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Release Date: Tuesday, February 04, 2014

Media Contact: Evelyn Weiss Francisco (201) 796-7788

Chapter’s Annual Meeting and Real Estate Outlook also featured a Salute to the Super Bowl

SHORT HILLS, N.J., Feb. 4, 2014 – Cautious optimism for the economy and commercial real estate, a prediction that “urbanization” will continue on the upswing in New Jersey, and a vision that the Garden State has the tools to be the next Silicon Valley or Boston as a technology center tied to education. Those were some of the key points made by a panel of public and private sector leaders at NAIOP New Jersey’s Annual Meeting and Commercial Real Estate Outlook.

The event, at the Hilton Short Hills, also featured a Super Bowl Celebration featuring former New York Giants wide receiver Stephen “The Touchdown Maker” Baker, hero of Super Bowl XXV.

Responding to a question on the state of the economy by discussion leader Tracye McDaniel, president and CEO of Choose New Jersey, “I am cautiously optimistic,” Dr. James Hughes, dean of the Edward J. Bloustein School of Planning and Public Policy at Rutgers University, told the event’s more than 270 attendees. “National job growth has shown strong momentum, and New Jersey has had a good employment trajectory.”

That trajectory experienced the “pause button” at the end of 2013, Hughes noted, “but New Jersey should have a reasonably good year.”

“What are some of the headlines for 2014,” McDaniel asked panelists.

“Hopefully, the political issues will settle down, and I see tremendous momentum among the entrepreneurs and business start-ups,” predicted Dennis Bone, former CEO of Verizon New Jersey and now the director of the Feliciano Center for Entrepreneurship at Montclair State University. That is especially true in the technology category, he said, where momentum is strong and New Jersey has the tools to rival New York, and even the Silicon Valley and Boston. The key: academia.

“Schools are a central focus for attracting companies and jobs,” said Bone. Noting, as well, that higher education has been added to Choose New Jersey’s arsenal of economic development weapons, “that is a very good move,” he said.

As well, the impact of the merger of Rutgers and UMDNJ, the state’s leading medical school, “can’t be underestimated,” said Hughes. Noting the potential growth of research as a result, “that is the baseline for our technology – and economic – future,” he said.

“The availability of an educated workforce is very attractive,” said Mitchell Hersh, president and CEO of Mack-Cali Realty Corp. For Mack-Cali, the response has been to “google-ize” the company’s office product in Jersey City. “The new office space is edgy, open, and conducive to collaboration,” he said.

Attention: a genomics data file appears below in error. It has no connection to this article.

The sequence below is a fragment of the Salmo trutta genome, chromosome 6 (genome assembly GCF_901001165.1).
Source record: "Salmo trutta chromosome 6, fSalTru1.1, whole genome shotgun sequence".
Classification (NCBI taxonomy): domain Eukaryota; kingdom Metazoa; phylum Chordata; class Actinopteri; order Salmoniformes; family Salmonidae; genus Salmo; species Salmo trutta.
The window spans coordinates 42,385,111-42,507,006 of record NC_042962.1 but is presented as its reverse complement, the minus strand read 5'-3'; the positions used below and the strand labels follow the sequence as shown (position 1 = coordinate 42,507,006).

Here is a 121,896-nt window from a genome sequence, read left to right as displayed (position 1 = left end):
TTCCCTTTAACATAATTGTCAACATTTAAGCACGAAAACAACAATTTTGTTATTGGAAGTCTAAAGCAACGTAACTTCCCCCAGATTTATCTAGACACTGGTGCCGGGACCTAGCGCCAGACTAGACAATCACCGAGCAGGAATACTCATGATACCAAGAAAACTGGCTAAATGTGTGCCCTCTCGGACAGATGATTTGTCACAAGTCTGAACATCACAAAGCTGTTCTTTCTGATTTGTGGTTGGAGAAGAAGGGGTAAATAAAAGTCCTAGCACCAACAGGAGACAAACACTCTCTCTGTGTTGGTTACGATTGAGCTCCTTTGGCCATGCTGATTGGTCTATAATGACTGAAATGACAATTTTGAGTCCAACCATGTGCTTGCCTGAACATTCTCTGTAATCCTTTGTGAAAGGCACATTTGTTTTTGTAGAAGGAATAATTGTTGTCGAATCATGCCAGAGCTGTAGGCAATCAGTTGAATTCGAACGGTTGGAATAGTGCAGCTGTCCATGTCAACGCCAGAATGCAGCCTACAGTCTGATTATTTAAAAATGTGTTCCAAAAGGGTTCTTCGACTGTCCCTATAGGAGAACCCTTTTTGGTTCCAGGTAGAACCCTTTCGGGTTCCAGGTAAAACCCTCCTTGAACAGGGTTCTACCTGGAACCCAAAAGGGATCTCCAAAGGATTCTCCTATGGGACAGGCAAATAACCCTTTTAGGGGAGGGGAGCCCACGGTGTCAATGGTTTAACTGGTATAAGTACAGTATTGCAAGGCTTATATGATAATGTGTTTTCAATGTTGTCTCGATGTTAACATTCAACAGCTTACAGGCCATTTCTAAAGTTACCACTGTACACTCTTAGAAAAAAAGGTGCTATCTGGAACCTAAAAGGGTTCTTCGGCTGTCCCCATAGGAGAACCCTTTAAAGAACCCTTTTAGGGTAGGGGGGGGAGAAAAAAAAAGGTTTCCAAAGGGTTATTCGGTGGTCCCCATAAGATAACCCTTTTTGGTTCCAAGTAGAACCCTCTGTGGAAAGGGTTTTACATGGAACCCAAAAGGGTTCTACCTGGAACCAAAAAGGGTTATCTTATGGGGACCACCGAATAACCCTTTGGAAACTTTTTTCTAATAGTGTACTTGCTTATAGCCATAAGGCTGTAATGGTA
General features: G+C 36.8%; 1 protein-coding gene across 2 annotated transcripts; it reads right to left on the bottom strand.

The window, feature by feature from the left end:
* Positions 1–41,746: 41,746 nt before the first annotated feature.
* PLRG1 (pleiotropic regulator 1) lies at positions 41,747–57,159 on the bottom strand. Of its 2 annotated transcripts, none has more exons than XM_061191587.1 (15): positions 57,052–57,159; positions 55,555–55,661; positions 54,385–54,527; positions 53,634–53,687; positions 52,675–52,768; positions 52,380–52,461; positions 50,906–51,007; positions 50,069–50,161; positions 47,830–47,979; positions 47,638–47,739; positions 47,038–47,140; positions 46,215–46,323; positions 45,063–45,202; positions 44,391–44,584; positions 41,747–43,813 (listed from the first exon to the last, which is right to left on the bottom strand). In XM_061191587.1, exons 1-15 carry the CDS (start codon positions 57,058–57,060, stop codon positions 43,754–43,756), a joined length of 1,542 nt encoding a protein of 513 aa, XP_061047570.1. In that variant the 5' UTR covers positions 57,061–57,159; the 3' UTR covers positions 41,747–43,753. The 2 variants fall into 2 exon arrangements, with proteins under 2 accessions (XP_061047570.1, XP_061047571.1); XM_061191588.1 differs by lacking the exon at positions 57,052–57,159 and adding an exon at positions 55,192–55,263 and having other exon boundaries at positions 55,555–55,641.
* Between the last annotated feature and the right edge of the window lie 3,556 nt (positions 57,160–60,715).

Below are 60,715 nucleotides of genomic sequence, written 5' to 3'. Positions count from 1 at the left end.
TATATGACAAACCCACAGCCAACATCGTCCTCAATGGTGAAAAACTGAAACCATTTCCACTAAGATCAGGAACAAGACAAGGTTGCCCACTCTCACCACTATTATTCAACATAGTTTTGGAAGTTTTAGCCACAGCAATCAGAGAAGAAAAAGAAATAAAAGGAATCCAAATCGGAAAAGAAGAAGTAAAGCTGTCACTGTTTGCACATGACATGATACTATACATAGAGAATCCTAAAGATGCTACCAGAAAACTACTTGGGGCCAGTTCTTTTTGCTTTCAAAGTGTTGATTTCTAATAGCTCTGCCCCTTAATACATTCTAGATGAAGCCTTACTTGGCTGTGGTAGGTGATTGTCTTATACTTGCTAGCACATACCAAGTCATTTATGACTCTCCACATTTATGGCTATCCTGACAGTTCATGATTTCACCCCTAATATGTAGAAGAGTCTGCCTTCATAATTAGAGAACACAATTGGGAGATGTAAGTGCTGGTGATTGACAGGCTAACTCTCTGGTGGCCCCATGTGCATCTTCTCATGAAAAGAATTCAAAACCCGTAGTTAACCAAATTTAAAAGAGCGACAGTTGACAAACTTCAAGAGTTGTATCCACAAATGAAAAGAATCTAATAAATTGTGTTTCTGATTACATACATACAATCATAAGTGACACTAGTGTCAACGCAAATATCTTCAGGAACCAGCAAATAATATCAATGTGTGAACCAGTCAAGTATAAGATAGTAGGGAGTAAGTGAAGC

Indeed, “the urbanization trend is very real,” said Hersh. “The workplace is being re-imagined for young urban professionals seeking a 24/7 urban environment.” And while New York has set the tone in the region, “New Jersey has some cost advantages related to residential and transportation. It is much more affordable, the urban amenities are expanding, and in combination with such incentives as the Economic Opportunity Act of 2013 and the Urban Transit Hub Tax Credit, the picture is increasingly positive.”

“Urban and suburban downtowns increasingly understand where people are going, where young people want to live,” said Richard Tucker, president and CEO of Tucker Development Corp. “Urbanization is significant in the development world in general, and in New Jersey. We will continue to see more and more of that.”

Noting his company’s mixed-use Springfield Avenue Marketplace in Newark, the urbanization trend “is creating real estate opportunities,” said Tucker. “The impact on commercial real estate is dramatic.”

“All things considered, it is hard for a company not to at least evaluate locations in New Jersey,” said Hersh. “Bringing in new employment, as opposed to job retention, can make New Jersey a player.”

“The future is bright if we can do this right,” Bone concluded.

“We are also here to celebrate the Super Bowl,” said Michael Seeve, president of NAIOP New Jersey who, along with the full slate of 2014 chapter officers and trustees, was sworn in to open the event. For that celebration, Seeve introduced Stephen Baker.

“I’m excited that the Super Bowl is here,” said Baker, who showed off his Super Bowl ring and trophy. “The buzz is exciting,” he said, noting that “my best moment in the Super Bowl was scoring a touchdown. We needed that touchdown at that point in the game, and my mindset when my number was called was, ‘this is my moment.’ I proved a lot of people wrong on that play.

“The magnitude of the game is guys living dreams,” he said. “It’s a time to enjoy the game and get excited.”

Coincidentally, the date of the NAIOP New Jersey annual meeting was Seeve’s birthday, and to honor that, Baker presented him with an autographed football and a DVD.

“What we clearly heard is that those towns which are welcoming the changing demographics – the younger Millennial generation – are reaping the economic rewards and morphing into vibrant mixed-use communities,” said Michael McGuinness, CEO of the commercial real estate development association. “With New Jersey’s first Super Bowl now behind us, it’s time to start investing in the future.”


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